The indices in the chart at right, except for those of domestic large companies, show that stocks in the third quarter gave back some of their recent gains. International stocks and those of domestic small companies were down over 5%; stocks traded in emerging markets and Real Estate Investment Trusts were down by a lesser amount. The results of domestic large company stocks (S&P 500) in recent periods stand out. It is not clear why and may be evidence of short-term irrational behavior. Whenever an investor allocates new funds to stocks for whatever reason, they seem to gravitate towards the S&P 500, which bids up the prices of those stocks and could account for the recent positive results.
Over the past ten years stocks have provided reasonable returns, with a diversified stock portfolio earning an annualized return in the neighborhood of 10%. However, as the chart shows, to achieve that return it was necessary to endure a good deal of variability not only in the total portfolio but also among the individual asset classes. No doubt, this variability is what is in store for the future.
Bond returns reflect changes in yields which, as shown in the chart at right, were fairly stable over the past quarter and year-to-date periods. Consequently, returns on Treasury securities were relatively flat. Credit spreads (the difference between yield on Treasury securities and the comparable corporate bonds) have narrowed in recent periods, which explain the better returns from corporate bonds.
The ten-year yield on inflation protected Treasury securities of 0.6%, while increasing slightly, remains low by historical standards, and has remained so even as the Fed has cut back on its Quantitative Easing program. This minimal response to the Fed’s “tapering” leads some to predict that yields at these levels are a “new normal.” I remain doubtful.
Quantitative Easing and Excess Reserves
Over the past five years the Fed, through its “Quantitative Easing,” has added to its balance sheet $4.0 trillion (that’s trillion with a “t”) in U.S. Treasury securities. This massive purchase of Treasury securities seems to have had less than the expected impact on either economic activity or inflation. Now, as the Fed is curtailing this program, it might be useful to look at why this is the case.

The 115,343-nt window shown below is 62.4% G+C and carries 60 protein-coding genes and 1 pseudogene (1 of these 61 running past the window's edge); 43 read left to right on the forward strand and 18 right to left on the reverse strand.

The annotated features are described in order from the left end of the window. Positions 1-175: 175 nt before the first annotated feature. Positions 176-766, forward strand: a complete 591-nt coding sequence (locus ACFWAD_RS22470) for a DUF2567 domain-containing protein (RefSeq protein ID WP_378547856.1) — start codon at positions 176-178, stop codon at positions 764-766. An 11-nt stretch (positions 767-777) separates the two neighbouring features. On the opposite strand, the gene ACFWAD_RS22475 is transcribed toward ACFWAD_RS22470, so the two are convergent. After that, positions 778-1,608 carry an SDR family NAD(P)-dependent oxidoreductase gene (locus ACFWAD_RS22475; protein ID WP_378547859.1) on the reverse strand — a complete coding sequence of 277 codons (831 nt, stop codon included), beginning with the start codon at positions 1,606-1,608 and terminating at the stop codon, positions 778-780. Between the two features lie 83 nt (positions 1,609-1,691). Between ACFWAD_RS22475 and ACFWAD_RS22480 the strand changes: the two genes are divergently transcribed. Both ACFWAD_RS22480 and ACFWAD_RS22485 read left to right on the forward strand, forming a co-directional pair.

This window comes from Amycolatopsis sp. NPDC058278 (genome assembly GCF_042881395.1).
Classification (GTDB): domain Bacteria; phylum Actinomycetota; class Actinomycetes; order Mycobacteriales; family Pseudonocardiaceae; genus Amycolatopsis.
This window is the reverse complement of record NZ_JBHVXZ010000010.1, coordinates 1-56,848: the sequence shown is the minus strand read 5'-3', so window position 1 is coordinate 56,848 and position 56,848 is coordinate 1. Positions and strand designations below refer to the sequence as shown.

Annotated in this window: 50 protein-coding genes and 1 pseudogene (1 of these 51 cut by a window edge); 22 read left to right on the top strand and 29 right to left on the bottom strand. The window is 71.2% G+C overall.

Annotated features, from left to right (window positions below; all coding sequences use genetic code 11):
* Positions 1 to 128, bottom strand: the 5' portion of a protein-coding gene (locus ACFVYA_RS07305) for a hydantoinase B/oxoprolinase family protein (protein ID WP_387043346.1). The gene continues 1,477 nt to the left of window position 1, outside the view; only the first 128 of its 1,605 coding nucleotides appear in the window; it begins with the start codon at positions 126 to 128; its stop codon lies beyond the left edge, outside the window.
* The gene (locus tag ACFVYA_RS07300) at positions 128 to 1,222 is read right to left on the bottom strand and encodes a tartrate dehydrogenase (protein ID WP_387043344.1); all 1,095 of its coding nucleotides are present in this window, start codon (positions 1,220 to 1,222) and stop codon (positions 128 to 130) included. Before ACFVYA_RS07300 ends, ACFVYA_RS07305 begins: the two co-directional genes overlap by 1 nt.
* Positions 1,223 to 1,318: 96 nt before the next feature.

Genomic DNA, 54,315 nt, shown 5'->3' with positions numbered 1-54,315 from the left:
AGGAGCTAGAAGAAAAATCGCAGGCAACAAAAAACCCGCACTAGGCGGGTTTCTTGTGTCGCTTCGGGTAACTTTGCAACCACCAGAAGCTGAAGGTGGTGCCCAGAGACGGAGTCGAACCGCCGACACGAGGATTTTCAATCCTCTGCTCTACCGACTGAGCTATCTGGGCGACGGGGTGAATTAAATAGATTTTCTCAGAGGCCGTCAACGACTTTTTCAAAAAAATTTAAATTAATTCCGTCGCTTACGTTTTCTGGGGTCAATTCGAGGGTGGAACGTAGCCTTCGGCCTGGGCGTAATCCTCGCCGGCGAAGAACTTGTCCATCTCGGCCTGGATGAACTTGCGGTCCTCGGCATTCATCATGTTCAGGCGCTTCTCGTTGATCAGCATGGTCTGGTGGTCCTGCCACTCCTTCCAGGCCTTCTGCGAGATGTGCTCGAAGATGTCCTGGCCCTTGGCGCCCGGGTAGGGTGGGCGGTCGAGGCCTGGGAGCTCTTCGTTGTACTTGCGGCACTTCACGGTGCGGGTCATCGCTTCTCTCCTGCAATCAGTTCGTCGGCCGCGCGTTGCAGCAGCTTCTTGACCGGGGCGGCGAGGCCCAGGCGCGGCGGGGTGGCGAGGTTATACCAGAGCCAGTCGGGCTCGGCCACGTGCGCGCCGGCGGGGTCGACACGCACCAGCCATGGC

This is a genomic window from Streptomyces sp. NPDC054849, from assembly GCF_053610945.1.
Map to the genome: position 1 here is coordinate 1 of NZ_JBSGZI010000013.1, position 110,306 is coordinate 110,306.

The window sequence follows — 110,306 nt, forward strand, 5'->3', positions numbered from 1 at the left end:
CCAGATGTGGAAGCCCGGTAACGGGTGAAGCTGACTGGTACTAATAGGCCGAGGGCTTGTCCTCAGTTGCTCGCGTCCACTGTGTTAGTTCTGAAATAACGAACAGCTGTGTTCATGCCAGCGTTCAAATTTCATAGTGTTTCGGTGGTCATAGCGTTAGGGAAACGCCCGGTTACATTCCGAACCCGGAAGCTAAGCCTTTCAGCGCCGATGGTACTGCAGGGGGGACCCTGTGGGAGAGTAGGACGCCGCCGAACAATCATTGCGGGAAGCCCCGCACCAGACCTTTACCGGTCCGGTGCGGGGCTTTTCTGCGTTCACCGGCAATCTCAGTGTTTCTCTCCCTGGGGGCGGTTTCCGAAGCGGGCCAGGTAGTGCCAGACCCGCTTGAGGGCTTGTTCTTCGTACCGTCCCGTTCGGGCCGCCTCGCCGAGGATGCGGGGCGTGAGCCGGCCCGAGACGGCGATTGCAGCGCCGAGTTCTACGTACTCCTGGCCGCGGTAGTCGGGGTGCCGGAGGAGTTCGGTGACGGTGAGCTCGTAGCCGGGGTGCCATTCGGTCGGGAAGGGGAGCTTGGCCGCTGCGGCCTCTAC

When the Fed buys a security, it credits banks’ reserves. Reserves provide funds for the bank to lend to consumers, businesses and governments and thereby spur economic activity. Banks have not been making loans with these excess reserves.
In general banks don’t hold excess reserves. Until 2008, the average level of excess reserves was in the neighborhood of $1.3 billion. However, these excess reserves started to climb as the Fed began to purchase securities. Look at the accompanying chart that shows Treasury securities on the Fed balance sheet and excess bank reserves over the past five years. As the Fed’s holdings climbed from a modest amount in July 2008, excess bank reserves climbed essentially in lockstep. In the past five years the proceeds from the Fed’s purchases have been held by banks as excess reserves. While the Fed can provide funds to loan with the purchase of securities, if there is no demand for loans then the impact on economic activity or inflation may not be what is expected. Essentially, the Fed is “pushing on a string.”
Given the above, the purchase by the Fed of U.S. Treasury securities has, by and large, simply been added to banks’ excess reserves. Therefore, as it begins to sell its current holdings, it seems a good guess that banks will simply use their excess reserves to purchase these securities and the impact from the Fed’s “tapering” will not be a whole lot more significant than when it was making the massive purchases.